Going on memory: after Bill Sienkiewicz backed out of the project, Eastman asked his assistant, Columbia, to step in and complete it in Sienkiewicz’s style. Columbia, a young man of 21 or 22, foolishly agreed. He soon realized this would mean about ten years of labor, imitating another artist rather than being himself. Remember, Sienkiewicz, a seasoned pro, couldn’t complete the thing. Not surprisingly, Columbia had a meltdown. Yes, he probably should’ve handed in what he’d done and quit, rather than destroying what he’d done and disappearing. What he says here seems plausible: that he just didn’t have that much done, and had taken money he couldn’t pay back.

Gotta say that (not as a personal friend, mind you) Al Columbia’s not really a dick, in fact he’s pretty nice. The story’s more or less true but nowhere near as free wheeling and exciting as it’s made out to be (I originally heard he went insane and turned the art into a hanging mobile before completely disappearing). Of course he’s not innocent, but I’d guess if it wasn’t an Alan Moore project, people wouldn’t care as much (plus he was like 19 at the time; who hasn’t done some stupid shit when they were 19?). I think it comes down to Al not being a “comic book person” and a relatively private guy.

Al Columbia is one of my favorite cartoonists and has been ever since his book DOGHEAD was published by Tundra, which was apparently part of his original deal to finish BIG NUMBERS. At least that’s what he told me when I met him briefly back in 1992. But Al’s not a realizable witness, and I’m fairly certain there’s little truth in his “definitive statement” above, as it conflicts with every other statement he’s ever written on the subject.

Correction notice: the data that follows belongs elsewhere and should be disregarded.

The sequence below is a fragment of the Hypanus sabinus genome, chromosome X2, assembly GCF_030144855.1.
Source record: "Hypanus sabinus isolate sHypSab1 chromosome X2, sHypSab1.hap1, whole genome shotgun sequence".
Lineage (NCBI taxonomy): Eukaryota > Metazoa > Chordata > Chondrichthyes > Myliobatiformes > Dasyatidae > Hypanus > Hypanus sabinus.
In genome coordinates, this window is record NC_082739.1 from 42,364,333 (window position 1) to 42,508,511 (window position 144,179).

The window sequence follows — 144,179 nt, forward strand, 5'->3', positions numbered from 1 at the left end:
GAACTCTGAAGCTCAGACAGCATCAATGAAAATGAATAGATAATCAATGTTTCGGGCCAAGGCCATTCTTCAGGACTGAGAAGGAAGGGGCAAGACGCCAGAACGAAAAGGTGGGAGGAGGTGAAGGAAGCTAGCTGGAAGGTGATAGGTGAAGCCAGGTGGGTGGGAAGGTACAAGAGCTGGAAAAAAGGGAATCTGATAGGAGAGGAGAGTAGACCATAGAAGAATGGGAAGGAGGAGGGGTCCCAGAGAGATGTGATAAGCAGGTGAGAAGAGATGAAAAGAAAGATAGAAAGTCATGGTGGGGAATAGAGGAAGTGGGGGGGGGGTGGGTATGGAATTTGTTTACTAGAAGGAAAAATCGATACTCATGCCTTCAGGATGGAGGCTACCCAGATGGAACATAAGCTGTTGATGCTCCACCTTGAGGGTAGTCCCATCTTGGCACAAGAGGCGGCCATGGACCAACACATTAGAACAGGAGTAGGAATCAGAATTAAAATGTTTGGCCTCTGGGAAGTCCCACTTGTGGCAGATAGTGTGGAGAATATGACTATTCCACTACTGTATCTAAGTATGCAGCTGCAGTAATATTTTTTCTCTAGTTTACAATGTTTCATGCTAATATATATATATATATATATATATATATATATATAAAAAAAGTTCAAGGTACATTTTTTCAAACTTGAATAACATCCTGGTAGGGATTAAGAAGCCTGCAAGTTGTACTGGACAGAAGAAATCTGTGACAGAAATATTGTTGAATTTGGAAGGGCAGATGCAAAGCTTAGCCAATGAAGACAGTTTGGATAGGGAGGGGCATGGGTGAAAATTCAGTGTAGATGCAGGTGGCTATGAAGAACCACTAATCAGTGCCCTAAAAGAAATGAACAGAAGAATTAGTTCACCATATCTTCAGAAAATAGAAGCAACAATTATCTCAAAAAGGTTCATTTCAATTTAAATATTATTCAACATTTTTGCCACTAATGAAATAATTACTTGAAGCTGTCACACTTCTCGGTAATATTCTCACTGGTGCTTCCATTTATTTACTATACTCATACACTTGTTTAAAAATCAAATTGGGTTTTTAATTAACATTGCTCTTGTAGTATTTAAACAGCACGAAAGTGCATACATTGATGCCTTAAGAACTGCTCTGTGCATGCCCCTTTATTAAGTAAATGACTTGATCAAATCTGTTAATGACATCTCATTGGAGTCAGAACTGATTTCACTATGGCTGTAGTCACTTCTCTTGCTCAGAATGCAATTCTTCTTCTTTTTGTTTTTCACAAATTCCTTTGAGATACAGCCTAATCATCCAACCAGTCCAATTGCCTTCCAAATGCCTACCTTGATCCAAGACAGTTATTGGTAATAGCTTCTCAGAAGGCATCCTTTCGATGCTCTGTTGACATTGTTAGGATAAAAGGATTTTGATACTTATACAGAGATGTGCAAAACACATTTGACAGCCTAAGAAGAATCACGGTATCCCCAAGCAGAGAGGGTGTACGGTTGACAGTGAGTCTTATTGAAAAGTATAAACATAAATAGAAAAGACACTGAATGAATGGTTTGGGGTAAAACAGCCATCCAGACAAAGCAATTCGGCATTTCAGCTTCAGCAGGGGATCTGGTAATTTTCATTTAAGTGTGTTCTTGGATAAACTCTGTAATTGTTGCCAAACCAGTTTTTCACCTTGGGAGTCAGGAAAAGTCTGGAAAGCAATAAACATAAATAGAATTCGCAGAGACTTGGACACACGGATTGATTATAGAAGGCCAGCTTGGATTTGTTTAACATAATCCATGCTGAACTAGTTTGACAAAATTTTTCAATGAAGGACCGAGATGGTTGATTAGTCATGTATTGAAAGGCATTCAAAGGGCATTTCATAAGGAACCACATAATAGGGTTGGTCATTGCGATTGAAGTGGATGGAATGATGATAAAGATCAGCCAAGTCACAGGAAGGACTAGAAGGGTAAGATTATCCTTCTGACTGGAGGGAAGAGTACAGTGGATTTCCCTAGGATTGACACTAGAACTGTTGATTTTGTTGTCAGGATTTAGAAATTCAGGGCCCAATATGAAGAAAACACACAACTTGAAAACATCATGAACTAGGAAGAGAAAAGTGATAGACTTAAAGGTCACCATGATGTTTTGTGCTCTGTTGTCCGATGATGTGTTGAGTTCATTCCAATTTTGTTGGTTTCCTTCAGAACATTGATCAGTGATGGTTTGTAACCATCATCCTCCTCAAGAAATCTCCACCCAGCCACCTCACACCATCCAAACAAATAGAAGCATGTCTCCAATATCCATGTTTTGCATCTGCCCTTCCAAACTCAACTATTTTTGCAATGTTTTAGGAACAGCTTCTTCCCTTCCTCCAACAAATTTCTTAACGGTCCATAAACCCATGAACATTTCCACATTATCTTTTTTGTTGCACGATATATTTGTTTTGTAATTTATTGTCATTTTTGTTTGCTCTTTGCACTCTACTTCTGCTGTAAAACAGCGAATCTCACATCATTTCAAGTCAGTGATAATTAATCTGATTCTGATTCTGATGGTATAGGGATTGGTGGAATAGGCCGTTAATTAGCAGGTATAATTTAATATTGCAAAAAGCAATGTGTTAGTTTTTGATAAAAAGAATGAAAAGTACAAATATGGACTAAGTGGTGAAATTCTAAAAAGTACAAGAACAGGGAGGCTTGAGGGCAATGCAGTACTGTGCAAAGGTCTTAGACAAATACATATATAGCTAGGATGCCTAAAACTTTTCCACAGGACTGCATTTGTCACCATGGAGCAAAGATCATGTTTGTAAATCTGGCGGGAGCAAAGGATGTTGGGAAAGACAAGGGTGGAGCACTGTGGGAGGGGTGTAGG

One version of the story is that Columbia, after being afforded an acknowledgement in the first issue of BIG NUMBERS for being Sienkiewicz’s studio assistant, was pissed at not receiving any credit or acknowledgement for issue two, which he claims to have done mostly by himself, as Sienkiewicz had by that time given up on the project..

Another version, as recounted in Eddy Campbell’s HOW TO BE AN ARTIST, is that Al threw the artwork for issue four (or was it three?) out the window of his car while on the way to printer.

One thing that is true, as I have a copy in front of me, is that ten pages of the “lost” third issue were printed in the first issue (and only) issue of Ashley Wood’s magazine SUBMEDIA, which was published in 1999.

In the intervening years Columbia has produced a lot of work that has never been published, which seems to be a result of his obsessive perfectionism more than anything. My best guess is that if anyone has the artwork for issue four, he does. In any case Fantagraphics has announced they’ll be publishing a large hardcover collection of Columbia’s work sometime in the next year.

Thanks for your insights on the matter, Lief and Fred!

30.Jeff Holland said …on 29 Sep 2007 at 3:13 pm

I have a suggestion for an urban legend, but honestly, I don’t even know where you’d start, and sometimes I think I just dreamed this factoid:

The Batman featured in Dark Knight Returns is meant to reflect the Adam West incarnation of the character. Has anyone else ever heard this?

AND

33.Lyle said …on 01 Oct 2007 at 6:00 am